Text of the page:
7. Billy Bragg, “Old Clash Fan Fight Song”
Leftist rocker Billy Bragg has never been shy about his politics or his taste in music. His songs are threaded with homages overt and covert, from the wistful evocation of the Four Tops’ singer in “Levi Stubbs’ Tears” to the punning Kinks nod he launches at the target of “Accident Waiting To Happen”: “You’re a dedicated swallower of fascism.” (They’re not all great ideas: Sub Pop disliked Bragg’s “Blueberry Hill”-flavored cover of “Mansion On The Hill” enough to cut it from its Springsteen tribute album.) Bragg’s referential nature reaches its apex, or perhaps its nadir, with this 2007 benefit single, released under the pseudonym “Johnny Clash.” The story of aging punk-rockers trying to balance their system-smashing ideals with the responsibilities of middle age, the song opens with the story of a “mate who lives in Vermont” and “couldn’t find the music he wants.” The solution? Start a radio station of his own, on which he “plays Billy Bragg and a bit of Green Day / and ‘I’m So Bored With The U.S.A.’” Although “Old Clash Fan” is basically celebratory, there’s a melancholy truth beneath its surface about the way that pop-culture badges that once signified political conviction become an identity in themselves. Bragg has had his strident moments over the years, but for once he’s cutting his audience too much slack.
8. Clem Snide, “Yip/Jump Music”
Clem Snide’s Eef Barzelay loves to sing about pop culture, from “Nick Drake Tape” to “Enrique Iglesias’ Mole.” On “Yip/Jump Music,” from 1998’s You Were A Diamond, Barzelay sings about driving through Texas playing “that tape, makes us feel all right.” The tape is Daniel Johnston’s 1983 classic Yip/Jump Music, which features the song “Worried Shoes.” Barzelay sings, “Heard you were wearing worried shoes, and they’re too tight.” For an update of the original song, check out Karen O’s version on the Where The Wild Things Are soundtrack.
9-10. Jimmy Eat World, “A Praise Chorus” and “The Authority Song”
In addition to being tourmates, Jimmy Eat World and The Promise Ring were a couple of late-’90s emo’s best bets for mainstream success, though at the time most people had their money on the latter. JEW, of course, was the one that struck gold with Bleed American (which became self-titled due to 9/11, but returned to the original name when it was reissued a couple of years ago), whose live-like-you’re-dying second track, “A Praise Chorus,” is littered with titles or lyrics from other songs sung during a cameo by The Promise Ring’s Davey von Bohlen, including his own “Why Did Ever We Meet” and “All Of My Everythings.” Other references include “Crimson And Clover,” Madness’ “Our House,” Bad Company’s “Rock ’N’ Roll Fantasy,” They Might Be Giants’ “Don’t Let’s Start,” and Mötley Crüe’s “Kickstart My Heart,” but for some reason JEW’s Jim Adkins waits until his buddy has rattled them all off before exclaiming, “So come on, Davey, sing me something that I know!” Later on the album, the emo-goes-sock-hop “The Authority Song” joins in the name-checking fun, with John Cougar Mellencamp’s “Authority Song,” The Jesus And Mary Chain’s Automatic, and The Velvet Underground’s “What Goes On” all getting shout-outs.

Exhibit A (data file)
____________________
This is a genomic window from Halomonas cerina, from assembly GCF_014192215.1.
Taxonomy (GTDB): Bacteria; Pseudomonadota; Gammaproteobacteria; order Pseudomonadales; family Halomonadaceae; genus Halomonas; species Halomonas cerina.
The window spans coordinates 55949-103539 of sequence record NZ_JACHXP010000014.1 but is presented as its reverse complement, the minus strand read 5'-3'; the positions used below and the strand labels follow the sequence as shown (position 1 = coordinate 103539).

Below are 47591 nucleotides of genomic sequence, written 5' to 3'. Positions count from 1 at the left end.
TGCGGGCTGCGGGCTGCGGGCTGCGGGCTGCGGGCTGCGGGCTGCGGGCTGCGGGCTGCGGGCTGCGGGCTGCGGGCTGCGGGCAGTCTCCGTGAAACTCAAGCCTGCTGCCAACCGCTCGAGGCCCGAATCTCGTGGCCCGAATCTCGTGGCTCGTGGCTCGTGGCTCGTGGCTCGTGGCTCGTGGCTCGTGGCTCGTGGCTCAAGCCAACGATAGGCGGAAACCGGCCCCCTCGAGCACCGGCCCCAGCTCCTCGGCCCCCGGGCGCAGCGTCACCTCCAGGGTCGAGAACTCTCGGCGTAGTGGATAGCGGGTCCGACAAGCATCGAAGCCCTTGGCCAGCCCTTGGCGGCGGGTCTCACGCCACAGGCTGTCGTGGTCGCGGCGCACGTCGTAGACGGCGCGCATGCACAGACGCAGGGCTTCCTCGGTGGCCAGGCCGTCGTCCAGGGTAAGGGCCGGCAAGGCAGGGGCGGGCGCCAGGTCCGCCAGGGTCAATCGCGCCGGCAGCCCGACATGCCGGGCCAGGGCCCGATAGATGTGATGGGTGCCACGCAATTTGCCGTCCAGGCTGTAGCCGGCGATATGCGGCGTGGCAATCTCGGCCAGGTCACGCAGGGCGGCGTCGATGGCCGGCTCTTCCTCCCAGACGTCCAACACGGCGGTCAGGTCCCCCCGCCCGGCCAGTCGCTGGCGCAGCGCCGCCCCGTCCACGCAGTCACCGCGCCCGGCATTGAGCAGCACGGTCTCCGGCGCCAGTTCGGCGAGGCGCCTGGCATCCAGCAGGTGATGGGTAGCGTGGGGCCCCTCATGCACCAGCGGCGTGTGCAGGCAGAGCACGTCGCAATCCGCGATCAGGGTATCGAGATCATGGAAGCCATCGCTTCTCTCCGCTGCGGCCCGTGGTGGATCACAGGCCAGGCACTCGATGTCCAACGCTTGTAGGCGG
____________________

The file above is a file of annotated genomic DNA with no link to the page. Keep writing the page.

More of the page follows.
11. The Beastie Boys, “Three MCs And One DJ”
The Beastie Boys are so generous in tipping their hats to their collaborators and influences that they’ll bury a mention of one artist in a song about another artist. In the 1998 homage to DJ Mix Master Mike in Hello Nasty’s “Three MCs And One DJ,” Mike D notes, “Kenny Rogers’ ‘Gambler’ is my gambling theme” before getting back to giving Mix Master Mike props for his scratch routine.
12. Arthur Conley, “Sweet Soul Music”